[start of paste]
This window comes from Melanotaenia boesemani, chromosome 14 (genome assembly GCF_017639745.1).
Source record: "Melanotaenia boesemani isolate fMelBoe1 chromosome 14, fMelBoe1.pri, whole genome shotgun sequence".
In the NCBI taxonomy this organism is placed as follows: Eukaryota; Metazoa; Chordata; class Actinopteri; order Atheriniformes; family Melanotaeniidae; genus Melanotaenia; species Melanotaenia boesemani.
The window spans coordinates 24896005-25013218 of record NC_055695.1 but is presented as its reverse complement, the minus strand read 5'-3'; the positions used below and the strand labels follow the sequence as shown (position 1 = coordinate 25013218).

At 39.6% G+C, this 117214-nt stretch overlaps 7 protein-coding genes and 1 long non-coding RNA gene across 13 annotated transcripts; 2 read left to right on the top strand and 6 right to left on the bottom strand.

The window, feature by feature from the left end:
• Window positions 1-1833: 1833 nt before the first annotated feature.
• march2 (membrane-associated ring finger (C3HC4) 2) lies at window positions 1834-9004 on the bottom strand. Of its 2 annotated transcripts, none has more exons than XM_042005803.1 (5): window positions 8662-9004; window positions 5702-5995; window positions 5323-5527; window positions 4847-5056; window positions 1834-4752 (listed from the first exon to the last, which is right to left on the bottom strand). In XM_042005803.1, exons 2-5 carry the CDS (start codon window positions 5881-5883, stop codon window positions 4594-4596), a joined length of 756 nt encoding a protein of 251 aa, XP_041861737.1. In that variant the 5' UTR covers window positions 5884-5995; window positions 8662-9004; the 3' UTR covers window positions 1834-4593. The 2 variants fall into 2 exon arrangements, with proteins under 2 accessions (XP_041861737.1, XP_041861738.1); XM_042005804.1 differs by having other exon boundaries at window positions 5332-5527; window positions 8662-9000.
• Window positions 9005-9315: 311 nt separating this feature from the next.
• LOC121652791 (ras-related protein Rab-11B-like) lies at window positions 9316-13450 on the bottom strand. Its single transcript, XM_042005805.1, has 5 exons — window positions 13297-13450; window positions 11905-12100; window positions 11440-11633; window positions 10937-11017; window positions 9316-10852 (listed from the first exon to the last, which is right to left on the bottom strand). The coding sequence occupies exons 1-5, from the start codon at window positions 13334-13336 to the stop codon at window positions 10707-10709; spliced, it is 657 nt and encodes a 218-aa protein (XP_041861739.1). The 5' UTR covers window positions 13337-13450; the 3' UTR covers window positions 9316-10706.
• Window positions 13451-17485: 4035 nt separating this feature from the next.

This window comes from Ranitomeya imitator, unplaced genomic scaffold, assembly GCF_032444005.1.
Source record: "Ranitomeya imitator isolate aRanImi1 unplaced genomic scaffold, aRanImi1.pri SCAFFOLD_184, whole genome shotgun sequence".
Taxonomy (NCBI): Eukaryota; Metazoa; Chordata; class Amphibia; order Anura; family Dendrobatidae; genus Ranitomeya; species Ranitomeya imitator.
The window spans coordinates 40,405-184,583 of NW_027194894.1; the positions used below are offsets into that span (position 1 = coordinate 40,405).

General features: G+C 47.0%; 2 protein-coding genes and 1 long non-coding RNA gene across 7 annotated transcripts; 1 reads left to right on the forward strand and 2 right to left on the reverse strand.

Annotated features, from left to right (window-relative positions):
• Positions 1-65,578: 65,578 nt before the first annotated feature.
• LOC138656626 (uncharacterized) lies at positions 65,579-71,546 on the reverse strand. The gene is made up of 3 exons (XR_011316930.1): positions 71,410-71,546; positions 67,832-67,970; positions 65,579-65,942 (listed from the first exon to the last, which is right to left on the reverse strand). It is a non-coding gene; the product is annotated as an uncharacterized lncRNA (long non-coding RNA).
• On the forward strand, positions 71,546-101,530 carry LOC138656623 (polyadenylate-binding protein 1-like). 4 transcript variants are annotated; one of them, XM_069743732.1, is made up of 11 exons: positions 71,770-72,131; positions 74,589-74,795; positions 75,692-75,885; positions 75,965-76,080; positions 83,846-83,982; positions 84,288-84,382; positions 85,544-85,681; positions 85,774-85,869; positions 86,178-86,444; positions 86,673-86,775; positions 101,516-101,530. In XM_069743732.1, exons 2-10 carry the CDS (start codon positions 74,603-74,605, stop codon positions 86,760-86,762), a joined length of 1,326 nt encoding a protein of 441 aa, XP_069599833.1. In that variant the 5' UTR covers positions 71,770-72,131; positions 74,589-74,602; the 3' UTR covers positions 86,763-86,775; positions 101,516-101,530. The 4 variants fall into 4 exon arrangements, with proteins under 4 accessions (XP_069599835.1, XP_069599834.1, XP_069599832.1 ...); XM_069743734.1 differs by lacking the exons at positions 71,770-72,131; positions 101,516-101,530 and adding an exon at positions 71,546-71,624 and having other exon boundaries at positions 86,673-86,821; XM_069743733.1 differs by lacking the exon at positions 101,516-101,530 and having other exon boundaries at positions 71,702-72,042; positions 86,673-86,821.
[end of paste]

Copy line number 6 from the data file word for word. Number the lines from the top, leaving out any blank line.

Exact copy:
The window, feature by feature from the left end: